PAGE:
Join Us! Third Annual Library Research Showcase (November 10, 2015, 1-4pm)

The University Library invites the campus community and friends of the library to its Third Annual Library Research Showcase from 1-4PM on Tuesday, November 10, 2015. Library faculty and academic professionals will present their research, which impacts a wide variety of library services as well as the global LIS profession and other scholarly fields. At the Showcase, you’ll find posters, tech demos, and lightning talks on data management, digital publishing, metadata & discovery, collaborative services, and much more. A welcome and opening remarks by Dean of Libraries John Wilkin will precede the lightning talks.

Schedule

  • 1:00-2:00PM
    Posters and Tech Demo, Main Library Marshall Gallery
  • 2:00-3:30PM
    Welcome and Opening Remarks, Dean of Libraries John Wilkin
    Lightning Talks, Social Sciences, Health, and Education Library (South Side, Room 101)
  • 3:30-4PM
    Posters Remain Available for Viewing, Main Library Marshall Gallery

Read more for presentation details

Posters (Marshall Gallery, Main Library First Floor)

  • Alexandra Krogman, William Mischo, Mary C. Schlembach, An Analysis of Data Management Plans in University of Illinois National Science Foundation Grant Proposals
    An analysis was conducted of 1,260 Data Management Plans (DMPs) submitted
    in National Science Foundation proposals from July 2011 through November
    2013. This analysis looked for any statistical differences between the proposed
    data storage mechanisms in funded and unfunded proposals.
  • Kyle Rimkus -- Preservation Librarian, University LibraryKyle Rimkus, Scott Witmer, Advancing File Format Policymaking for Digital Preservation at the University of Illinois at Urbana-Champaign
    This research seeks to advance digital preservation theory and practice by presenting an evidence-based model for file format policy management in digital repositories.
  • Kyle Rimkus, Kelly Applegate, Jennifer Teper, Strategic Digital Collection Development in Academic Libraries
    This 2015 study uses web analytics, subject term analysis, and download statistics to gauge the presence, visibility, and popularity of University of Illinois digital collections on the web. With a grounding in current best practices, it provides a pragmatic methodology for the institutional analysis of digital collections with an eye to strategic digital collection development.
  • Peg Burnette 2014Margaret (Peg) Burnette, Tacit Knowledge Sharing at the Information Desk–A Critical Incident Approach
    The goal of this project was to capture the serendipitous exchange of tacit knowledge between colleagues at the information desk in order to assess the role of tacit knowledge in the mentor/mentee relationship and the impact on delivery of service.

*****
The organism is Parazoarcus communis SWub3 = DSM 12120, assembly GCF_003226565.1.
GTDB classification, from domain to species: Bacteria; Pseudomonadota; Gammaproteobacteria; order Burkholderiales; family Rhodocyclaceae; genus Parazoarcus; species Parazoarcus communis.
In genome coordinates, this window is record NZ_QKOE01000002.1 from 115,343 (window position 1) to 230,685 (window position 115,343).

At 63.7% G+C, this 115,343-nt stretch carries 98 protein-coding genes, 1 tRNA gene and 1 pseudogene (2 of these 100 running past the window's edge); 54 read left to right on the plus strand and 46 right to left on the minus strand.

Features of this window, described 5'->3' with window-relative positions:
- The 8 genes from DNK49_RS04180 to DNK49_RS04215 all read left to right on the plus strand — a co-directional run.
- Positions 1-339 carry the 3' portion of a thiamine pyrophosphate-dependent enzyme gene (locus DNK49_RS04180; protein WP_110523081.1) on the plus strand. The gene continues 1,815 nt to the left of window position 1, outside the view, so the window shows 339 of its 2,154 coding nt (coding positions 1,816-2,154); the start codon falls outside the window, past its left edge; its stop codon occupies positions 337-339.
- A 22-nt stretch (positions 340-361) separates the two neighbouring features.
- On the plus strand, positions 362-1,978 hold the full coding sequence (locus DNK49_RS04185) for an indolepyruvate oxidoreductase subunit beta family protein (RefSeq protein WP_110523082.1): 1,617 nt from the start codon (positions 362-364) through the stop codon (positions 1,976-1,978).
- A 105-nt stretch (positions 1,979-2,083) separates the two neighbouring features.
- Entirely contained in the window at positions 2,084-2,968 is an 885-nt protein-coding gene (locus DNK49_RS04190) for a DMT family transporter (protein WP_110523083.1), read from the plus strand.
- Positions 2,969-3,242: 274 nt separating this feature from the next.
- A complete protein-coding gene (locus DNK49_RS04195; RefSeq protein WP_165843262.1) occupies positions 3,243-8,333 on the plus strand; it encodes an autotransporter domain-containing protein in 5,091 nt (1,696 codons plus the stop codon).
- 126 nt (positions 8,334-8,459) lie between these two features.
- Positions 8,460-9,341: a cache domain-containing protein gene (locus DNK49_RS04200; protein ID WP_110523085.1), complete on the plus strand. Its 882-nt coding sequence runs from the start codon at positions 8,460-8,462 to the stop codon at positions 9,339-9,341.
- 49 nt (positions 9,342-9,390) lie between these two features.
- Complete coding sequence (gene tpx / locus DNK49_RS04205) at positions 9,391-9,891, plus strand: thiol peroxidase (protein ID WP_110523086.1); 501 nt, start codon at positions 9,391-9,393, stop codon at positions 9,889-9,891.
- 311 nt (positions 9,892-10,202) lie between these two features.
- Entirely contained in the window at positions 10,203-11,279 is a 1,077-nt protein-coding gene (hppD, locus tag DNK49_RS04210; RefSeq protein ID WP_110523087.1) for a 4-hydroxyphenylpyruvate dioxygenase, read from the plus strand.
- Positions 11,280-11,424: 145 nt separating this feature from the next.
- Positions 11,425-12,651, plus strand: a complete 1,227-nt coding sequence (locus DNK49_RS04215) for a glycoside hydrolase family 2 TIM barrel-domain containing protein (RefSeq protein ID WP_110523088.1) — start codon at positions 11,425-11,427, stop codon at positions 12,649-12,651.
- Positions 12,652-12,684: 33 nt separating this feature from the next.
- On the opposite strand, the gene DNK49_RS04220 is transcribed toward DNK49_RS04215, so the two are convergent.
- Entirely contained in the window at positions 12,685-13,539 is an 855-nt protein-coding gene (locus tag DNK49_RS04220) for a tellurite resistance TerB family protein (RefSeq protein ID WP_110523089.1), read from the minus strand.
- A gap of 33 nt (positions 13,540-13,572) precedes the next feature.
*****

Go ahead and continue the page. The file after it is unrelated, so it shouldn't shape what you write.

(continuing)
• Kelli Trei, Predatory Open Access Publishing in Science, Technology, Engineering, and Mathematics (STEM) Fields
    Coinciding with the growth in open access publishing and government requirements
    for sharing research, suspicious publishers of open access journals have surged in
    recent years. This presentation highlights predatory open access publishing in STEM fields and encourages librarians to assist in education of new researchers to critically evaluate resources before they publish.
  • Mary S. Laskowski, Jennifer A. Maddox Abbott, Behind the Scenes but Not Behind the Times: Technical Services Support for New Service Model Initiatives
    This poster looks at the merging of libraries, services and collections through New
    Service Model initiatives at a large university. It specifically examines the role Technical Services plays in the planning and execution of these initiatives, and best practices developed from prior examples.
  • Mara Thacker 2014Mara Thacker, Tom Teper, Joe Lenkart, Esra Coskun, Measuring and Sustaining the Impact of Area Studies Collections in a Research Library
    This study uses five years of the University of Illinois Library’s resource sharing data for outgoing foreign language and area studies materials to draw conclusions about the impact of area studies collections and the viability of cooperative collection development programs.
  • Elisandro Cabada, William Mischo, The CARE (Center for Academic Resources in Engineering) Program at the UIUC Library
    The Grainger Engineering Library Information Center, in conjunction with the College
    of Engineering has established the CARE (Center for Academic Resources in
    Engineering) program. This poster will describe CARE tutoring and collaborative
    services and provides an assessment of the program.
  • Kerby_Erin_2014[1]Erin Kerby, Data Management Services in Veterinary Medicine Libraries
    A number of academic libraries are spearheading efforts to create a data management service at their institution, but data management varies among disciplines. This study focuses on the experiences and perceptions of veterinary medicine librarians with research data services to identify any distinguishing trends and topics that could benefit from further investigation.